The "N" Word on Network Television

Thanks to the First Amendment, there's not a single word in the English language that I should be afraid to say. But I am -- and the more afraid we are to use a word the more control that word has.
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I was on the phone with a friend last night and he said, "Do you know who Dick Cavett is?" I perked up and responded, "I do, and I've been meaning to blog about him." I knew the seemingly random but cosmically governed mention of Dick's name meant I could no longer procrastinate this blog.

My friend, Jesse Joyce had just returned from performing in The Great American Comedy Festival where he met 71-year-old Cavett who had a brief career as a comedian but was better known for his eponymous television talk show, which aired on different networks between 1968 - 1996. Jesse sang the praises of Cavett the one-time comedian and made not-so-modest mention of the fact that Dick complimented his performance once he got off stage. I, on the other hand, gave Dick accolades because of a YouTube clip I came across a few weeks back.

I usually run to YouTube when an old music video comes to mind and I want to see it, and for no good reason one day I was searching for the video to the John Lennon song "Woman." Among the many options that came up for "Woman" was also a lesser-known Lennon song entitled "Woman is the Nigger of the World." When I looked further into that song, overwhelmed by curiosity, I came across a clip of John and Yoko appearing on the Dick Cavett Show to discuss and sing the song.

As a skinny white woman, what I just wrote terrifies me. My fingers trembled as I typed the N word. Outside the context of the song I can't bring myself to write it. But, as Dick Cavett and John Lennon would agree, that shouldn't be the case. In a country where the First Amendment on the books is freedom of speech there is not a single word in the English language that I should be afraid to say. Please don't misinterpret, I have no desire to use the word regularly or in its degrading context, however, I should be able to say it as an example and have people know that I'm not corrupt. I should be able to recite the song title without fingers coming at me from all sides and the collective sound of the child's noise, "Ooooooooooooooo." But I am not, and because I am not, the word retains its power. The more afraid we are to use a word the more control that word has.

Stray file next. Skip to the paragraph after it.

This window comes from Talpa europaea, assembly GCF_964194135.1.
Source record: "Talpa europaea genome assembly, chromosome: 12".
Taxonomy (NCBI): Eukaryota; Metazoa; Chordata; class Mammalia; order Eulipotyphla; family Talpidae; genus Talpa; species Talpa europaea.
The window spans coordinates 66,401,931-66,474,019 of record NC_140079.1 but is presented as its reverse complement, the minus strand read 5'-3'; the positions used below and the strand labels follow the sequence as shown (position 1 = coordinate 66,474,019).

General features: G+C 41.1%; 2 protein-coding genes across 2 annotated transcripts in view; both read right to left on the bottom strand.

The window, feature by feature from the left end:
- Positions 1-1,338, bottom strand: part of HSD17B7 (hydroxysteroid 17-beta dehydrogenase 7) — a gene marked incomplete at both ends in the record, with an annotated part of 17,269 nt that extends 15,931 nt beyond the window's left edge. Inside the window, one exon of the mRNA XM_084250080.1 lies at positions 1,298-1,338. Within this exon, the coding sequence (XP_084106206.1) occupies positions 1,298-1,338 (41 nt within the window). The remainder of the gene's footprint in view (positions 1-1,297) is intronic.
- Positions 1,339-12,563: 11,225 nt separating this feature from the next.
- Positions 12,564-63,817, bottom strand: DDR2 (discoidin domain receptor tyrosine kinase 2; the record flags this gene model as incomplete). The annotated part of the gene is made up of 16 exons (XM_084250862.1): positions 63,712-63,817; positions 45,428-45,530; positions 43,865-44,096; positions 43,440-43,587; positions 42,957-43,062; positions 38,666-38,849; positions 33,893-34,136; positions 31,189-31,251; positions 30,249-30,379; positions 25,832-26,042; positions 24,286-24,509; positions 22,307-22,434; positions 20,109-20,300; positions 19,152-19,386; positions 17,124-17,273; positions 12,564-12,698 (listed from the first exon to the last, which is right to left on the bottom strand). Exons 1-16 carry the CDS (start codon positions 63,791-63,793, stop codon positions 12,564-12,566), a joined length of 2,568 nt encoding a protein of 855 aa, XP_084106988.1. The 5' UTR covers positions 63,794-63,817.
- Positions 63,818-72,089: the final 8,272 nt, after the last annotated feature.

One upon a time there was a skinny man whiter than I (by whiter I mean British) who appeared on network television and said the N word uncensored no less than fifteen times, and there was a talk show host who allowed him to do it. The word was plenty offensive at the time, and the singer needed it to be. You see he was trying to make a point. He didn't like the way the women of the world were being treated so he came up with an offensive analogy to get people's attention. While on the show he acknowledged the word's offensiveness and tried to give it a new definition. He opened the dialog.

The saddest part of this story is there is not a chance in Hell that a segment such as this would air on any network station today. None whatsoever. And this message would be lost. In fact, I'm sure messages like this are lost everyday because we are afraid of our own shadows. So Jane Fonda says the word cunt on the Today Show. So what. She didn't call Meredith a cunt. She was referring to Eve Ensler's Obie-Award winning play The Vagina Monologues. And for anyone who hasn't seen or read the play, that's exactly what the "Cunt" monologue is about -- reclaiming the word so it can't hurt anymore. Taking it back. Giving it a new definition.

In 2008 Meredith Vieira apologized after the on-air slip on behalf of Jane Fonda and the Today Show for the use of the inappropriate word. In 1972 Dick Cavett made his apology before the show -- telling the people who would be offended to look away -- and then aired the clip.

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